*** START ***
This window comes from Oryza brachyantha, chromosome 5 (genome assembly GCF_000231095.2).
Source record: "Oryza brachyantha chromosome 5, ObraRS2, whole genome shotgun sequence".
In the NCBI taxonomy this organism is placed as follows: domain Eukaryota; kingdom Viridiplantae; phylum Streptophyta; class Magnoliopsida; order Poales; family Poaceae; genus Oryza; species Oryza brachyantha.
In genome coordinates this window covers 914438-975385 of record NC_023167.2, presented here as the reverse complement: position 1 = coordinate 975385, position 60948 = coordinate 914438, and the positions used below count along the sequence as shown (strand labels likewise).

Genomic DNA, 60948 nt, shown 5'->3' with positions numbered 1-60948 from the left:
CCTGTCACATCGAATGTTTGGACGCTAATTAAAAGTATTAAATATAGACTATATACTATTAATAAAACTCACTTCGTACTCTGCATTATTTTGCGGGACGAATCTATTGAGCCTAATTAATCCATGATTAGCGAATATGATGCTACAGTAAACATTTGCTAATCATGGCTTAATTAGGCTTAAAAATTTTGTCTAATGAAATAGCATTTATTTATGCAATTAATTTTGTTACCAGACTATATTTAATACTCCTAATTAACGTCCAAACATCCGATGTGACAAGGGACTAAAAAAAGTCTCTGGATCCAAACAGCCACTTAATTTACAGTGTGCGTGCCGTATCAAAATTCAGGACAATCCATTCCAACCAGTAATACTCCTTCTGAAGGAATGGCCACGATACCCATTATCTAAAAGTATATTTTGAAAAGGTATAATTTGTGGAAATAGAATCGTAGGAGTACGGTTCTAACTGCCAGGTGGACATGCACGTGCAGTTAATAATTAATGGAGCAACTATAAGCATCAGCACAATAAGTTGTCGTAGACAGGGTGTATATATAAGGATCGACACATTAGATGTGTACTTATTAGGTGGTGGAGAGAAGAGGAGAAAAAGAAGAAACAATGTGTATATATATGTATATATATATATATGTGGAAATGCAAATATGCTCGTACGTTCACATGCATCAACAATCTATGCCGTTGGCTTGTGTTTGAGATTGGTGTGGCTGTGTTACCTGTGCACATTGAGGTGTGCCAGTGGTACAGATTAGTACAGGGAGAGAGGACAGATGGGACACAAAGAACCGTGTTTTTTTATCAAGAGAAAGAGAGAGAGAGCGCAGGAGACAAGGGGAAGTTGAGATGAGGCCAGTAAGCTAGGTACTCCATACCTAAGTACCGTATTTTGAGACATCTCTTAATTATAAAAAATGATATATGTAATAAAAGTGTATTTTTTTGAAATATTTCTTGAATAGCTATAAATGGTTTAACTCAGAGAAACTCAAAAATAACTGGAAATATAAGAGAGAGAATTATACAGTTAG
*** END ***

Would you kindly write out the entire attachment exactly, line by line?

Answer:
This window comes from Oryza brachyantha, chromosome 5 (genome assembly GCF_000231095.2).
Source record: "Oryza brachyantha chromosome 5, ObraRS2, whole genome shotgun sequence".
In the NCBI taxonomy this organism is placed as follows: domain Eukaryota; kingdom Viridiplantae; phylum Streptophyta; class Magnoliopsida; order Poales; family Poaceae; genus Oryza; species Oryza brachyantha.
In genome coordinates this window covers 914438-975385 of record NC_023167.2, presented here as the reverse complement: position 1 = coordinate 975385, position 60948 = coordinate 914438, and the positions used below count along the sequence as shown (strand labels likewise).

Genomic DNA, 60948 nt, shown 5'->3' with positions numbered 1-60948 from the left:
CCTGTCACATCGAATGTTTGGACGCTAATTAAAAGTATTAAATATAGACTATATACTATTAATAAAACTCACTTCGTACTCTGCATTATTTTGCGGGACGAATCTATTGAGCCTAATTAATCCATGATTAGCGAATATGATGCTACAGTAAACATTTGCTAATCATGGCTTAATTAGGCTTAAAAATTTTGTCTAATGAAATAGCATTTATTTATGCAATTAATTTTGTTACCAGACTATATTTAATACTCCTAATTAACGTCCAAACATCCGATGTGACAAGGGACTAAAAAAAGTCTCTGGATCCAAACAGCCACTTAATTTACAGTGTGCGTGCCGTATCAAAATTCAGGACAATCCATTCCAACCAGTAATACTCCTTCTGAAGGAATGGCCACGATACCCATTATCTAAAAGTATATTTTGAAAAGGTATAATTTGTGGAAATAGAATCGTAGGAGTACGGTTCTAACTGCCAGGTGGACATGCACGTGCAGTTAATAATTAATGGAGCAACTATAAGCATCAGCACAATAAGTTGTCGTAGACAGGGTGTATATATAAGGATCGACACATTAGATGTGTACTTATTAGGTGGTGGAGAGAAGAGGAGAAAAAGAAGAAACAATGTGTATATATATGTATATATATATATATGTGGAAATGCAAATATGCTCGTACGTTCACATGCATCAACAATCTATGCCGTTGGCTTGTGTTTGAGATTGGTGTGGCTGTGTTACCTGTGCACATTGAGGTGTGCCAGTGGTACAGATTAGTACAGGGAGAGAGGACAGATGGGACACAAAGAACCGTGTTTTTTTATCAAGAGAAAGAGAGAGAGAGCGCAGGAGACAAGGGGAAGTTGAGATGAGGCCAGTAAGCTAGGTACTCCATACCTAAGTACCGTATTTTGAGACATCTCTTAATTATAAAAAATGATATATGTAATAAAAGTGTATTTTTTTGAAATATTTCTTGAATAGCTATAAATGGTTTAACTCAGAGAAACTCAAAAATAACTGGAAATATAAGAGAGAGAATTATACAGTTAG